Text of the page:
He Could Have Been My Son

Hank Mattimore
March 29, 2017
Reproduced with Permission

He sits across the table from me, this nice looking young man of 15 years, attired in his juvenile prison grays. I'll call him Alonzo.

"Do you shave yet Alonzo?", I ask him. He self consciously touches his face. "Yea, once." He smiles and adds "But I really didn't need too."

I smile back. "Yea, believe it or not, I remember the first time I borrowed my dad's razor and made my first attempt to shave. That was a heck of a long time ago." We both share a laugh.

My mind drifts to some lyrics from the musical, Les Miserables. An aging Valjean is standing over the wounded young man, Marius. He sings from the depth of his humanity,

"God on high, hear my prayer….He's like the son I might have known...bring him peace, bring him joy. He is young. He is only a boy."

Alonzo is only a boy,too.Some would call him a "bad boy", a rotten kid who urged on by gang members, tried to rob a 7/11 store. I would not call him a "bad' kid. Life is never that simple. We have all made our share of mistakes.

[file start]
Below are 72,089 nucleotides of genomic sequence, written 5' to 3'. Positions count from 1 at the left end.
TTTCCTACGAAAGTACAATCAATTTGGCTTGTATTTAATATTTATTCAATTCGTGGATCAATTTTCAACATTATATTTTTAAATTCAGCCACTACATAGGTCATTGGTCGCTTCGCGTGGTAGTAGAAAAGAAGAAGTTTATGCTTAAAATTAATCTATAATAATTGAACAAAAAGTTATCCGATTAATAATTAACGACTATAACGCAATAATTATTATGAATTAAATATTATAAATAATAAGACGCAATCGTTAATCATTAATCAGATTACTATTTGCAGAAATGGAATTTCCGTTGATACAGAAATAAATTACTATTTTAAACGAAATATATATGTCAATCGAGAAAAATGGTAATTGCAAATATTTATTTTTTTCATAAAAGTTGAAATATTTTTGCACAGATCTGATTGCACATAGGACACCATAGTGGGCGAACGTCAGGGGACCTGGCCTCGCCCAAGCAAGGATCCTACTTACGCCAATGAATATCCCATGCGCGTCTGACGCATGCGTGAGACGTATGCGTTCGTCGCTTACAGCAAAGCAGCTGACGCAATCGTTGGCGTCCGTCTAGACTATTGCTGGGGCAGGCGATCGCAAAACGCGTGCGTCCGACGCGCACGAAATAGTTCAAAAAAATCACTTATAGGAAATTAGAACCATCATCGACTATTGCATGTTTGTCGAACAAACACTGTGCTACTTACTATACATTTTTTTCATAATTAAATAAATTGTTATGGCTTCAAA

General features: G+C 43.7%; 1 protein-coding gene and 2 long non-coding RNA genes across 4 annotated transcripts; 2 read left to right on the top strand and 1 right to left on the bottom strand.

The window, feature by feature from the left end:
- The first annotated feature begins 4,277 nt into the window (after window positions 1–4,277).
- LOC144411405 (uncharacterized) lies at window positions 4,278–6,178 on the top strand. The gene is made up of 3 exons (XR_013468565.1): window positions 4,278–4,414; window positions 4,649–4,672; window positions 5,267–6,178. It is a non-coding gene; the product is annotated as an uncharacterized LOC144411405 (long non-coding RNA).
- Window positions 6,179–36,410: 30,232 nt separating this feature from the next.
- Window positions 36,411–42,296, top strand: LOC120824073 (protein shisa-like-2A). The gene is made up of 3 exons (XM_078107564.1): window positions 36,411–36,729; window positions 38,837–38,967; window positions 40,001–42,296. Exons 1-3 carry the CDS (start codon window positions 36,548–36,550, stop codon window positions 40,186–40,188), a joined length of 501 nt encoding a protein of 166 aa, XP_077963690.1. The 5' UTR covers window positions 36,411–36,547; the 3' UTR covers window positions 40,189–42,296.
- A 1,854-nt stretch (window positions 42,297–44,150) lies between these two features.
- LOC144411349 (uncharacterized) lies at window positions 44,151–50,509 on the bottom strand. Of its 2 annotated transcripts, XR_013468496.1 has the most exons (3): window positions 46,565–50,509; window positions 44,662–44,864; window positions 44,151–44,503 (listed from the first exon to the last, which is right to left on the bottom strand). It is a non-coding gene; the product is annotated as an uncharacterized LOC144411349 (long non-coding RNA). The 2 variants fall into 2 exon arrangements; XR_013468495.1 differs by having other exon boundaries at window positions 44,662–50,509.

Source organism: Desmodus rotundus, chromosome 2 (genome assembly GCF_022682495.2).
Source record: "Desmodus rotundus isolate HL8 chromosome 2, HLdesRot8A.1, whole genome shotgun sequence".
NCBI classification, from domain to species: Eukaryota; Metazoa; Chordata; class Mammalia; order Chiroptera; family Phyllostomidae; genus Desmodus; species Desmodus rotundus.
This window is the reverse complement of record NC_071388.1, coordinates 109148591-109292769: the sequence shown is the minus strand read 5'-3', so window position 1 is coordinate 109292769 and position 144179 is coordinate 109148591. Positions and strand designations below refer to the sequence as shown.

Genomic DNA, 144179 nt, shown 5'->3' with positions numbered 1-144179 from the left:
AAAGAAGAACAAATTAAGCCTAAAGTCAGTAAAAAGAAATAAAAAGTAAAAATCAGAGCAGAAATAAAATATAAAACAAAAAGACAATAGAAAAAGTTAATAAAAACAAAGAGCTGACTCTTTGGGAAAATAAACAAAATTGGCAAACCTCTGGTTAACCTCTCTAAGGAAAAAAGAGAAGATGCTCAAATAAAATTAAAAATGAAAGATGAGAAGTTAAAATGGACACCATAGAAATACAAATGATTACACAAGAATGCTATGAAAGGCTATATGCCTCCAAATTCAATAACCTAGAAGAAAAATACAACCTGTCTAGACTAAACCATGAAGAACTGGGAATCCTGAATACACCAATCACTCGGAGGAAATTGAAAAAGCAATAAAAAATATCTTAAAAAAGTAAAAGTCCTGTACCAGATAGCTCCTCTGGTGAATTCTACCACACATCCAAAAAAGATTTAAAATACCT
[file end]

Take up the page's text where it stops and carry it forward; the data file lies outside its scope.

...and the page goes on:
But yes, he committed a crime and justice demands that he pay for it. However, I question whether taking a kid from his family, his neighborhood, his school and isolating him in prison is the best way to punish him.

As parents didn't we figure out other forms of discipline for our errant kids than taking a belt to his backside? Didn't we find that a judicious combination of taking away privileges or giving our kids extra work or withholding allowances worked better?

I am convinced that we can find better ways of rehabilitating our kids than locking them up. Incarceration should be the last resort not our punishment of choice. Teenage kids can and do change, if we give them a chance, if we work with them. It's not a case of being soft on kids who screw up; it's just being smart. It's also being compassionate and willing to give a child a second chance.

Kids like Alonzo didn't come here from Mars. He came came from a family here in Sonoma County. He is a product of local schools,our own community. He is one of our kids.